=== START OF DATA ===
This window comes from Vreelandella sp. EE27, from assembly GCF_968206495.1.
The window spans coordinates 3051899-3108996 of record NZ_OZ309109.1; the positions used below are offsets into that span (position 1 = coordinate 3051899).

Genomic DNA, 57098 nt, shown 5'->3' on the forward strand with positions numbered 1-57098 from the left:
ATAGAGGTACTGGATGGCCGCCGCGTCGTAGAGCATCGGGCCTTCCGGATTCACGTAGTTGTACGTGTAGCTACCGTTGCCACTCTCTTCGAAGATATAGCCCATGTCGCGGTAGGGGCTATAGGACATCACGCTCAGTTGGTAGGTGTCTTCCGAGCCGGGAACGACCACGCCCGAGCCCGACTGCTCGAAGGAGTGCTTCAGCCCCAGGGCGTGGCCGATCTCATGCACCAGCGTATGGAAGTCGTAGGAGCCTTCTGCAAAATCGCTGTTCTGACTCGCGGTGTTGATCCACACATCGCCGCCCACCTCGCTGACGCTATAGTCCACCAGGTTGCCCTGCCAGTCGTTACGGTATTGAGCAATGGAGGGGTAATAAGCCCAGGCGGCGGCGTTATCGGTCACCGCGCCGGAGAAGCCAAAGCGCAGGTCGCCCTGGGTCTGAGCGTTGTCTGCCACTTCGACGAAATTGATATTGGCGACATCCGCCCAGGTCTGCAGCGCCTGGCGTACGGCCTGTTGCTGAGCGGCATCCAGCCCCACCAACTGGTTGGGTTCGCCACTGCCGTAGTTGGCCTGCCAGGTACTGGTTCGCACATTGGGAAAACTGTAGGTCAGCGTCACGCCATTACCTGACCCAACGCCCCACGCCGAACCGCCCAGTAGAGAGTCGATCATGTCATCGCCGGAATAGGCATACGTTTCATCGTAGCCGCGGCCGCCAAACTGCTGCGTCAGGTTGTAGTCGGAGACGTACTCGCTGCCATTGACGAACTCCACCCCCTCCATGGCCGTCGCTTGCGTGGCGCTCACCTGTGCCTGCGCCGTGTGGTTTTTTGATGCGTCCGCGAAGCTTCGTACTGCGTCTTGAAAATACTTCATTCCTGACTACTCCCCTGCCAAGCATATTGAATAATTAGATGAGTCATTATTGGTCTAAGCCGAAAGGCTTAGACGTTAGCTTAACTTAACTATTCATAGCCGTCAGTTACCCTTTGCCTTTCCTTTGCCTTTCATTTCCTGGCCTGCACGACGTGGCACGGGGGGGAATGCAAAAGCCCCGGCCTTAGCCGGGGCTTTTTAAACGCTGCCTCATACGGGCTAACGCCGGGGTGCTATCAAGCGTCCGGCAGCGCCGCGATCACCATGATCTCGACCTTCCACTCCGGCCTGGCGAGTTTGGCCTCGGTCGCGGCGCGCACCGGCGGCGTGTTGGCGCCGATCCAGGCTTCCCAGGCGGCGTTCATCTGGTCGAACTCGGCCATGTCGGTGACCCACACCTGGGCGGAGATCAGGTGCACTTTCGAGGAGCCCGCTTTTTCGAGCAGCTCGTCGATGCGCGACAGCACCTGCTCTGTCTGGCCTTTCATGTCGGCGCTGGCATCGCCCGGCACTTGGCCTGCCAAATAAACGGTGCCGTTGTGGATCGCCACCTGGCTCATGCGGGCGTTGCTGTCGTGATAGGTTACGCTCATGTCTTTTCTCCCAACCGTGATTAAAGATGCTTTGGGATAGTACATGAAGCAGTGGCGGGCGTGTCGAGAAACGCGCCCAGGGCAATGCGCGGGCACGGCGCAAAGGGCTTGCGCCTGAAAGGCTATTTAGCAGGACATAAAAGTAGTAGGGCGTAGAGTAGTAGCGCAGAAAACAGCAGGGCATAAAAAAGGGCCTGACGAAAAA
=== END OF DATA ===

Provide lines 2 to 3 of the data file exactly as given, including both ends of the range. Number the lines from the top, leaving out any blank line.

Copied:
The window spans coordinates 3051899-3108996 of record NZ_OZ309109.1; the positions used below are offsets into that span (position 1 = coordinate 3051899).

Genomic DNA, 57098 nt, shown 5'->3' on the forward strand with positions numbered 1-57098 from the left: